Expecting their first child, saving for a first home and working as a preschool teacher, all seemed well with a young family until their daughter’s birth had complications. The couple, having no health insurance, used all their savings on medical bills. Then, after her husband lost his job and eventually walked out, never to return, the mother and her young daughter found themselves homeless.

After two years surviving an incredibly difficult life, mother and daughter are grateful to Catholic Charities’ Family Support Center. There they have a room and help to draft a job resume and learn interview skills. This led to a part-time job, with an apartment on the horizon.

This is a reality here in Sonoma County.

When we consider the seemingly intractable specter of homelessness we realize it can happen to almost anyone at any time, as many are woefully underprepared for meeting the demands of today’s complex, unpredictable and expensive world. Once caught in its maze, homelessness can be difficult to find one’s way out of without the right kind of help and guidance.

The phrase “. . . one paycheck away from homelessness” graphically describes the tentative conditions many people are living and working under today, here and around the country. A 2014 survey of 4,000 adults taken by the U.S. Federal Reserve reported that many were hard hit by the recession. Among those who had savings prior to 2008, 57% said they’d used up some or all of them. Only 39% had a “rainy day” fund adequate to cover three months of expenses and only 48% said that they could completely cover an emergency expense costing just $400, without selling something or borrowing money.

So what are we doing about it? One effective organization working in this arena is Catholic Charities, which has been providing housing and homeless services for over 25 years in Sonoma County. Current programs serve over 3,000 homeless children and adults annually through emergency shelters for families and individuals, transitional housing, permanent supportive housing, rapid re-housing and homelessness prevention programs.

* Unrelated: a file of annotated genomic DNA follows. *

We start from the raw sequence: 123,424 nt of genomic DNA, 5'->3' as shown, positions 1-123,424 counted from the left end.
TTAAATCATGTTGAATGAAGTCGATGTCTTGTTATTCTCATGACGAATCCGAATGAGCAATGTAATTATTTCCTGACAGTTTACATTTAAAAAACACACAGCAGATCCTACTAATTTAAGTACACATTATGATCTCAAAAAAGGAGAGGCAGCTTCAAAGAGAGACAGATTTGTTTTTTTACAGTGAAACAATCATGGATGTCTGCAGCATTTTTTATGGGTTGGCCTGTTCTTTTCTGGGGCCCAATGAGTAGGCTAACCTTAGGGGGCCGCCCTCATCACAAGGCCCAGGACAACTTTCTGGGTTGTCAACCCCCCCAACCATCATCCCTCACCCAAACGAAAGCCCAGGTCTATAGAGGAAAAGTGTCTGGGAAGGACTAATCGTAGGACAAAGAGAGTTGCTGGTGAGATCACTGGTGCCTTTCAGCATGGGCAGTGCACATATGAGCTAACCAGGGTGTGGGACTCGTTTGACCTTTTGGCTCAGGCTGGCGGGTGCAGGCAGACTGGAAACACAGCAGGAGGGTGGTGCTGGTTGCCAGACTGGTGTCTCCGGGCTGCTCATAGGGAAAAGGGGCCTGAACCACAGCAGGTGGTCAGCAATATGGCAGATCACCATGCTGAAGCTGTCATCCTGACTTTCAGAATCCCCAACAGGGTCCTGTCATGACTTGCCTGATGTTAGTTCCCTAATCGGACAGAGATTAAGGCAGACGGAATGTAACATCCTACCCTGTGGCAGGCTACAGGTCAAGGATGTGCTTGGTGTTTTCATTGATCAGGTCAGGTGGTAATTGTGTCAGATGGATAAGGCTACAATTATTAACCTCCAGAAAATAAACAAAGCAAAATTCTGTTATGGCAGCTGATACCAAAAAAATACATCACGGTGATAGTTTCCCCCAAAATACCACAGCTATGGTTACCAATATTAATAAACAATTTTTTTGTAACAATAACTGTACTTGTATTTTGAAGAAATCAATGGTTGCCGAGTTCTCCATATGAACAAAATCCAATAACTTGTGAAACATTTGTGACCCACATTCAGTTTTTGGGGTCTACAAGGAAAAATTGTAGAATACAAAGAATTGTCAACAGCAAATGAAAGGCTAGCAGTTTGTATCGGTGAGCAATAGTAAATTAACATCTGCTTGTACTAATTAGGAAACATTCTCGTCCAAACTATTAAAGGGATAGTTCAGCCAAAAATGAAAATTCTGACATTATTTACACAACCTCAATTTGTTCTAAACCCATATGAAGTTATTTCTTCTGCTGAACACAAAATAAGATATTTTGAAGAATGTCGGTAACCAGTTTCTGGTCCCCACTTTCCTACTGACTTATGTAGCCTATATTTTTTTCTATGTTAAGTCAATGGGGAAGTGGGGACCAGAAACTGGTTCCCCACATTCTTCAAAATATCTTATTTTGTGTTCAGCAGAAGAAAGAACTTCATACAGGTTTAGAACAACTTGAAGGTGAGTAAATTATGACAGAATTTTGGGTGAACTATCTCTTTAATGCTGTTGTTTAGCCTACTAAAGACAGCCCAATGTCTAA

Catholic Charities’ Executive Director, Len Marabella, speaks about their work with both conviction and compassion, “We’re here to challenge poverty head on: our goal is to make people stable and independent. We’re in it for the long haul and we stay with them all along their path. We first take care of everyone’s basic needs like food, clothing, and transportation. This in turn builds trust and allows an opportunity for us to go further. We have shelters and other emergency resources. The less obvious, but no less important goal, is our in-depth case management process. We have a specific plan of action for each individual or family, so that they can move forward with their case manager who guides them. In parallel we provide specific guidance to help people to enroll in programs that will benefit them; teach them how to manage their money, improve parenting skills, and help them learn how to get a job. This all allows them to begin to be stable — and best of all — independent.”

Catholic Charities has three major areas of focus: challenging poverty and homelessness, supporting senior citizens and counseling immigrants. For several years, Catholic Charities has received a $40,000 general operating support grant from Community Foundation Sonoma County in support of their homelessness work. The grant has helped to develop and implement a critical data-tracking system to increase efficiencies and inform planning. Concurrently, the Community Foundation provides the City of Santa Rosa with a $70,000 grant to operate the Sam Jones Hall shelter, which is operated by a contract with Catholic Charities. Additional donor-advised funds help support their many successful programs.

While the causes of and solutions to homelessness are complex and challenging, Catholic Charities’ staff maintains that the overarching issue is simply this: lack of affordable housing. Sonoma County desperately needs at least 2,000 low-income housing units right now, even as the need grows. In the meantime, this resourceful organization runs three shelter programs, street-level pre-shelter services where staff goes out to encampments to encourage use of services, a winter Code Blue program providing heaters and porches and anything available to help people stay warm, street breakfasts to build trust while offering assistance, a safe parking program where homeless people living in vehicles can park safely overnight, helping people find jobs, parenting classes, and health & wellness workshops. All these, while helping a great deal, still boil down to one primary thing: lack of affordable housing.

Catholic Charities focuses on the most vulnerable, even as they immediately begin lifting up each family and individual with whatever is most needed; there are no real shortcuts. People are fed, their health and basic welfare is assessed, and they are assigned a case management team. As people have basic needs met and begin to feel more secure and healthy, the work to become self-sufficient continues. The need is ongoing and growing.


Join Our Newsletter

  • This field is for validation purposes and should be left unchanged.